Block on Trump's Asylum Ban Upheld by Supreme Court
No, that is not a euphemism.
We have many choices for electronic devices, from iPhones to full-sized iPads, and even desktop computers, but did you know that the choice of device may actually affect how assertive you are?
That’s right, according to research by Harvard Business School professors Maarten Bos and Amy Cuddy, those of you with a 3.5 inch iPhone screen are apparently more timid than someone sporting a 23 inch iMac.
Let's hope those rumors of an even bigger iPhone come true.
The reason for the assertiveness disparity lies in body posture. Prior research has indicated that a more expansive posture, such as leaning in to the table with arms spread wide,
"increases people's feelings of power and willingness to gamble, raises their pain threshold, improves their performance in job interviews, increases their testosterone (associated with fearlessness and dominance [ ]) and decreases their cortisol (associated with stress [ ])." (Internal citations omitted.)
Even those not prone to assertive behavior and the other benefits of expansive posturing could reap the benefits by adopting such a posture for just two minutes before the experiment. Conversely, those who sit back from the table, with arms and legs crossed, are inclined to be less assertive.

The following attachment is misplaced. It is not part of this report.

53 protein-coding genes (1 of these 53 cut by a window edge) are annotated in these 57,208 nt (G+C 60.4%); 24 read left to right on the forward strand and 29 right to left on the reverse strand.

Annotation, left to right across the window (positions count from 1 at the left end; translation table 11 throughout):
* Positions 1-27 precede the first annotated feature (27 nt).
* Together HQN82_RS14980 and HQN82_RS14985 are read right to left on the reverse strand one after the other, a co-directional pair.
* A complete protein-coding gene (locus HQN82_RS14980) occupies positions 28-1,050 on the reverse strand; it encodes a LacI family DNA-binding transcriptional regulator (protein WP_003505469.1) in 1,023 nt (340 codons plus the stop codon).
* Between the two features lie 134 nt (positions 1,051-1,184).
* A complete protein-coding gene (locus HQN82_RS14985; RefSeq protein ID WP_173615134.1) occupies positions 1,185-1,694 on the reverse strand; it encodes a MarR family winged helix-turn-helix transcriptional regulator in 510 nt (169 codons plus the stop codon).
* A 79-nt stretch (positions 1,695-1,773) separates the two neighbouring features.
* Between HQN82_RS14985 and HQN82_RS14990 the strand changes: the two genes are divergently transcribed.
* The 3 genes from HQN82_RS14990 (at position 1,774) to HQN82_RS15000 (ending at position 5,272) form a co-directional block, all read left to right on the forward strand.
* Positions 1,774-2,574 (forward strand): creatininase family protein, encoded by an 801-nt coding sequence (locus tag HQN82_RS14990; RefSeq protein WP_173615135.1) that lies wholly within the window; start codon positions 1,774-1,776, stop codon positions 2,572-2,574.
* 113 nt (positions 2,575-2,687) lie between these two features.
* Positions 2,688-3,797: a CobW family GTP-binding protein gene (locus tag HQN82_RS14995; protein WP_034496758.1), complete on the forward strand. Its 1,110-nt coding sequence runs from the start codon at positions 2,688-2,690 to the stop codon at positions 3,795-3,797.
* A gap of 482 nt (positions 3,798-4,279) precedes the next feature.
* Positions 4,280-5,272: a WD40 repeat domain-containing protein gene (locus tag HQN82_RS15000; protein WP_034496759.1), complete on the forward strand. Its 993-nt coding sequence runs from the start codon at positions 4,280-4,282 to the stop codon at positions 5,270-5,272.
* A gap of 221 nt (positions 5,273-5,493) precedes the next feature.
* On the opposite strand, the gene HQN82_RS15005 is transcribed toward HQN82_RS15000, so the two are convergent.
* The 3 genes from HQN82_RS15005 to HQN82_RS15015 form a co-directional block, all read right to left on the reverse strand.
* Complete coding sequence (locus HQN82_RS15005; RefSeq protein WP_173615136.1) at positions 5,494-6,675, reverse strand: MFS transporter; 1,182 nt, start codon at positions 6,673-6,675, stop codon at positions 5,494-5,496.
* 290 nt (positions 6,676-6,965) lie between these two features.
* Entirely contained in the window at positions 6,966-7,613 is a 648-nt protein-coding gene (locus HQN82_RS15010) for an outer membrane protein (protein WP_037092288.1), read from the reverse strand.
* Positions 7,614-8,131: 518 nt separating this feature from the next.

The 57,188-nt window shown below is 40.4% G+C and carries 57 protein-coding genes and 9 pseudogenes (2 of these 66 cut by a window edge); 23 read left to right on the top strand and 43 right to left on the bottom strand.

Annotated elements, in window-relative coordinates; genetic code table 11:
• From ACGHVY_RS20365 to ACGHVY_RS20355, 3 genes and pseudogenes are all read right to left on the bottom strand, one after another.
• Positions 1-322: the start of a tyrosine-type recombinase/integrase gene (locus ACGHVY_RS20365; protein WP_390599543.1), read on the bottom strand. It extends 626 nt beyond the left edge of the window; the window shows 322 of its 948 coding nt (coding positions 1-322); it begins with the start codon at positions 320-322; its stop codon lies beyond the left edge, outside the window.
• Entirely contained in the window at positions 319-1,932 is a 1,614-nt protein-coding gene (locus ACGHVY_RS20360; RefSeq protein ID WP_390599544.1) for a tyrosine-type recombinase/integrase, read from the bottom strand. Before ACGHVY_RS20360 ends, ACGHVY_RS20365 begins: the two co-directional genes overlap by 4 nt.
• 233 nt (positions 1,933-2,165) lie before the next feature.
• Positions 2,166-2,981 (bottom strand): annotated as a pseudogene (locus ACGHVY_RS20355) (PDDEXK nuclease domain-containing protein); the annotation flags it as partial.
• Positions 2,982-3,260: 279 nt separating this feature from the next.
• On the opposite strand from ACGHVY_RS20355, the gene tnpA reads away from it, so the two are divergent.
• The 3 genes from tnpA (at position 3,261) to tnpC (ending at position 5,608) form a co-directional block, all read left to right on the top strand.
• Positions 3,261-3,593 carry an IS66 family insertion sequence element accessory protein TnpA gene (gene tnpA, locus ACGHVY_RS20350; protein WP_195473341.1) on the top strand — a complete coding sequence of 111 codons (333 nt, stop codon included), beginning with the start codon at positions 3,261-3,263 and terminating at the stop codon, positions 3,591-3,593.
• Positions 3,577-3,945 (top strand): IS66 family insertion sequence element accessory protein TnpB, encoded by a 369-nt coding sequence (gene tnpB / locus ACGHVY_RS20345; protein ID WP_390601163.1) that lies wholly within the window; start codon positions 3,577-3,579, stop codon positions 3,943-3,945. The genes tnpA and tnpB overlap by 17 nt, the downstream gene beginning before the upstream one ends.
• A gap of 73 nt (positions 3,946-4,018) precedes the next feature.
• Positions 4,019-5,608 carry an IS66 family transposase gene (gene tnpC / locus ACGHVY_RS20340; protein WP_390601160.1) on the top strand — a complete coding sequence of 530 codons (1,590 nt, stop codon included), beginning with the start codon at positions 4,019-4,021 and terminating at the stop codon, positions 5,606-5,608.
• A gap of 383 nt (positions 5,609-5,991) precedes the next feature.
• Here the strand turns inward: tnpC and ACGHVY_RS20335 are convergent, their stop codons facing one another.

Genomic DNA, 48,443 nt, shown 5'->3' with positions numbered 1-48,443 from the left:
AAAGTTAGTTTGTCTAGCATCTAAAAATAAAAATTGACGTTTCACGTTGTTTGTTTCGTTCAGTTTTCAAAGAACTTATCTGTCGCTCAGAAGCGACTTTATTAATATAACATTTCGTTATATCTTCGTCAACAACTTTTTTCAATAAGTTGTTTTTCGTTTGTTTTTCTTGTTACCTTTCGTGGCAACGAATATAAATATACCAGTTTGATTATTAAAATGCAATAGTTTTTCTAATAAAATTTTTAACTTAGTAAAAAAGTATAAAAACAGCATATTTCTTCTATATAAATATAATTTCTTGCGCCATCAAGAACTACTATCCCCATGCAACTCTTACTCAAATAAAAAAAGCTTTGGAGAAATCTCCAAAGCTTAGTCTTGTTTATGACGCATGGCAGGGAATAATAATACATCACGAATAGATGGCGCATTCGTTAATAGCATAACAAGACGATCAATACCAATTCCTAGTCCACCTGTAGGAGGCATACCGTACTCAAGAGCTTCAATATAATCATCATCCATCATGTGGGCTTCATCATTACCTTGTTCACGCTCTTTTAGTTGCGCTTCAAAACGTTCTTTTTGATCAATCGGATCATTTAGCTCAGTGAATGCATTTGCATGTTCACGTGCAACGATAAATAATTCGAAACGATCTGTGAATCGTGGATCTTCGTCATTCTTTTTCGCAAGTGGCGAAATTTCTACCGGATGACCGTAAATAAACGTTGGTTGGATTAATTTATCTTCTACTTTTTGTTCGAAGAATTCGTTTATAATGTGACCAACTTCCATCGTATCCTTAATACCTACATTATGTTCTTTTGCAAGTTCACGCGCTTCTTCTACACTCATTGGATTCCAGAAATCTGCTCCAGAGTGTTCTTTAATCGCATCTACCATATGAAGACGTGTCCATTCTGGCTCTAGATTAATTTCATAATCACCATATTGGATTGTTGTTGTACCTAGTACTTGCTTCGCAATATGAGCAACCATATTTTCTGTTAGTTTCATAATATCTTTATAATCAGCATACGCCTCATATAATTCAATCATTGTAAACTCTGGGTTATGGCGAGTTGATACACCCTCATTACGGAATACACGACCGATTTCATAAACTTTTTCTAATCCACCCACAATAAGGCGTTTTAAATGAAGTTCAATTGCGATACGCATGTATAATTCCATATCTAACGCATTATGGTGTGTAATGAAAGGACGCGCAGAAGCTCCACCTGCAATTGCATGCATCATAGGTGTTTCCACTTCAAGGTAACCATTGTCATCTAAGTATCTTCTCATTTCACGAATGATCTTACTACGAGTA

This study took 75 participants and assigned them an iPod Touch, an iPad, a MacBook Pro, or an iMac (here is a size comparison chart). The correlation between size and assertiveness was clear, as those with smaller devices waited longer to interrupt the experimenter who had left them waiting.
The researchers posit that larger devices forced a more expansive body posture, and by extension, a more assertive disposition.
Pretty neat right? If you've been debating between one of the smaller 7 to 8 inch tablets and a larger 10 inch tablet, does this affect your decision? And for that annoying know-it-all associate attorney, are you now going to lock them in a room with an iPod Nano?